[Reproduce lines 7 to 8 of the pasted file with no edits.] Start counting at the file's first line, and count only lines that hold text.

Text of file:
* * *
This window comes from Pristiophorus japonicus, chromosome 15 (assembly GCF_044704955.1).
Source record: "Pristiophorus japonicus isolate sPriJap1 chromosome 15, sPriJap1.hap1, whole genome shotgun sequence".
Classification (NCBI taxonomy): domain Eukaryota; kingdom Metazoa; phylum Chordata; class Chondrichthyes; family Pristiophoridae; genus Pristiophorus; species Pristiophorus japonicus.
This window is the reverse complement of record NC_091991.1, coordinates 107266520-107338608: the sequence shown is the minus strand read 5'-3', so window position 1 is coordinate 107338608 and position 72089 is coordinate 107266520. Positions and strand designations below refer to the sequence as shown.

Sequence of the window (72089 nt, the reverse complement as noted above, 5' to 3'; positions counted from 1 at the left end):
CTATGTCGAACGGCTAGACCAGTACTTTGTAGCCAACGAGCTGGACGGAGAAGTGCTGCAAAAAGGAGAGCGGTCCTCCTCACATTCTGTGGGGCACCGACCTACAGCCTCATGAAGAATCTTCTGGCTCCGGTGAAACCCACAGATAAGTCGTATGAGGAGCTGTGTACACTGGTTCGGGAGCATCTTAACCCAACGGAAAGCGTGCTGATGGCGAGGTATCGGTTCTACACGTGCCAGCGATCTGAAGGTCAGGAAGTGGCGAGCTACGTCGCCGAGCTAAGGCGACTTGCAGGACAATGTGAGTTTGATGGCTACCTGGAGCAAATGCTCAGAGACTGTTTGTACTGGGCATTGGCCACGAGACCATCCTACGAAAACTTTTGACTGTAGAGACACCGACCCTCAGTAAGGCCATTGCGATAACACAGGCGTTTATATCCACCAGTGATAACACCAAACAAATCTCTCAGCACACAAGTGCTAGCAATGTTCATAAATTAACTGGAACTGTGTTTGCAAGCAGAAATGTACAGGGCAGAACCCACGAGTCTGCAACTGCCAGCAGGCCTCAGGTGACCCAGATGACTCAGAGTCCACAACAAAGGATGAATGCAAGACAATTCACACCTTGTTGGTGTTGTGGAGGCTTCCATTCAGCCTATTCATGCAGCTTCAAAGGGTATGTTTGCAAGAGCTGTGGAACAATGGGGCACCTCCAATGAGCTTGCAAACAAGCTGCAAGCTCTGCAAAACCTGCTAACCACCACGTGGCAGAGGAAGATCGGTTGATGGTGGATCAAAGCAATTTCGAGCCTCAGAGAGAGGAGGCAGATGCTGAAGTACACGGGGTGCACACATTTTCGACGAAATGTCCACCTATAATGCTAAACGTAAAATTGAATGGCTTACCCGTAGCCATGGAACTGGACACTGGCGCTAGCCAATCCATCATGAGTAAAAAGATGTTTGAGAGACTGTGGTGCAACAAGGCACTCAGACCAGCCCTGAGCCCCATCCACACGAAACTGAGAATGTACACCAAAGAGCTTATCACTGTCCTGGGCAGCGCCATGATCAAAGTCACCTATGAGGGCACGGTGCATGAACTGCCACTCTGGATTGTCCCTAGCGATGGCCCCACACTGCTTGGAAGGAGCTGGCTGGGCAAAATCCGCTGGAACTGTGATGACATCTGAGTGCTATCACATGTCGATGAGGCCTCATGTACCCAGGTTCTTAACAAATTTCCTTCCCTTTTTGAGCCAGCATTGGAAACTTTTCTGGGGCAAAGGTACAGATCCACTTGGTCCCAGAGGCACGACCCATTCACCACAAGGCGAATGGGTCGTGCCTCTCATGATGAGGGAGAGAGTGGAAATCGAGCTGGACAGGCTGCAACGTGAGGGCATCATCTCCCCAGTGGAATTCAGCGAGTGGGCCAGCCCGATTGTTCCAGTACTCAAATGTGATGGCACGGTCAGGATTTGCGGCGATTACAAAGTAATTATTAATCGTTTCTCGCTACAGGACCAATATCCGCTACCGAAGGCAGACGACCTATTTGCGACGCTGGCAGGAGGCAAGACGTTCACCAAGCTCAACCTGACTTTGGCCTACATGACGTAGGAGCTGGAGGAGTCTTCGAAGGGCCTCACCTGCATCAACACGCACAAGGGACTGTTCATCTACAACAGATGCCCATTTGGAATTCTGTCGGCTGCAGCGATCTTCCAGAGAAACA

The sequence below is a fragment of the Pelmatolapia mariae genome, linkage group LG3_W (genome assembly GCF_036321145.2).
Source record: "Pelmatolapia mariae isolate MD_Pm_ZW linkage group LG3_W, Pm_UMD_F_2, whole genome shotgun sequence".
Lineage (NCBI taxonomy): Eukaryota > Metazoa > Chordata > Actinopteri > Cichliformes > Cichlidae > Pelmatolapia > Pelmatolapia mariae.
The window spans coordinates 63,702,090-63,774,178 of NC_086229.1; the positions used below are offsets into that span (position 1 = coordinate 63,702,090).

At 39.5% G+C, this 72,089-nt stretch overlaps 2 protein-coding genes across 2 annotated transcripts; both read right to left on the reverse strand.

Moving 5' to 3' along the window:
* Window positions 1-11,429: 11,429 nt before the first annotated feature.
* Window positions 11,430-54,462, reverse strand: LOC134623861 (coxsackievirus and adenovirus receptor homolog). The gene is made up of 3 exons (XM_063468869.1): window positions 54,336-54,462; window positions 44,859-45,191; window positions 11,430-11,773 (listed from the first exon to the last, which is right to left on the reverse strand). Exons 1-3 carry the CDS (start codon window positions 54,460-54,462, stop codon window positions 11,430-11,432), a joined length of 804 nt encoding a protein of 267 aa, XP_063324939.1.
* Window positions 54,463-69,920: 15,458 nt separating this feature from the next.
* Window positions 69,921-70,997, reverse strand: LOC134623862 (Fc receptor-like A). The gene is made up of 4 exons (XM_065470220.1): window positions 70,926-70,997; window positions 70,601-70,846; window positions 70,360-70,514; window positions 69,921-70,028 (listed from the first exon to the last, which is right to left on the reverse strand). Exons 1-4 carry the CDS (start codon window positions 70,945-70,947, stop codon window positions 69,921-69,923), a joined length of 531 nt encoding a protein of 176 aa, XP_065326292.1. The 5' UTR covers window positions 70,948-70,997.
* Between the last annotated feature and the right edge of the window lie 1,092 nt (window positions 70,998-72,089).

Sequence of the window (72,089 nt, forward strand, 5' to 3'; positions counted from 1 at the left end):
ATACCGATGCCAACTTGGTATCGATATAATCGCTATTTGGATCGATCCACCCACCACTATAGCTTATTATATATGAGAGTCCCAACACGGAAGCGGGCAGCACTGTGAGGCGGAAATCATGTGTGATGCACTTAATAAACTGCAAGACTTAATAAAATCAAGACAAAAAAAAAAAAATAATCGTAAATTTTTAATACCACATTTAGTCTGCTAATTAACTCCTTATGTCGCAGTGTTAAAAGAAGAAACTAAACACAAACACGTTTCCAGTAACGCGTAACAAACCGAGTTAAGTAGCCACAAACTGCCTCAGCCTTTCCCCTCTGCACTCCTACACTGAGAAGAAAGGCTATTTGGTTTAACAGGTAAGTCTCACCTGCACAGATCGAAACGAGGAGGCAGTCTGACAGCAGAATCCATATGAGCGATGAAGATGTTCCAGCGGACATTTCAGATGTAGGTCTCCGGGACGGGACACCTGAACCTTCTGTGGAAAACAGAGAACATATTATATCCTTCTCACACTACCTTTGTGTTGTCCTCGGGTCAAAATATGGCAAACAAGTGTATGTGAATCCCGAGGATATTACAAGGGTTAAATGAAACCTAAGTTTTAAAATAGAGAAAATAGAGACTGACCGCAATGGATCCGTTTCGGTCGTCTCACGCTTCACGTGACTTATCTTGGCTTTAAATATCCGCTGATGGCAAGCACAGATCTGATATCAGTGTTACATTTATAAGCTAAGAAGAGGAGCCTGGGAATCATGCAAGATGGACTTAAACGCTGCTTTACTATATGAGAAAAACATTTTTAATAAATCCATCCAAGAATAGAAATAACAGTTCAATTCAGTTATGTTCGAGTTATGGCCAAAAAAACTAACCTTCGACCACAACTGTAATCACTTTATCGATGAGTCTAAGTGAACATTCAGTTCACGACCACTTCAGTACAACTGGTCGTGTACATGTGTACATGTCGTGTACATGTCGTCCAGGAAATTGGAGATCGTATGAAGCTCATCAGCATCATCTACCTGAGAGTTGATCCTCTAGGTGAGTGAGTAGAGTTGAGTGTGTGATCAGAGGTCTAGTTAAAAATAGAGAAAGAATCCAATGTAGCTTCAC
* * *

The sequence below is a fragment of the Pelmatolapia mariae genome, linkage group LG3_W (genome assembly GCF_036321145.2).
Source record: "Pelmatolapia mariae isolate MD_Pm_ZW linkage group LG3_W, Pm_UMD_F_2, whole genome shotgun sequence".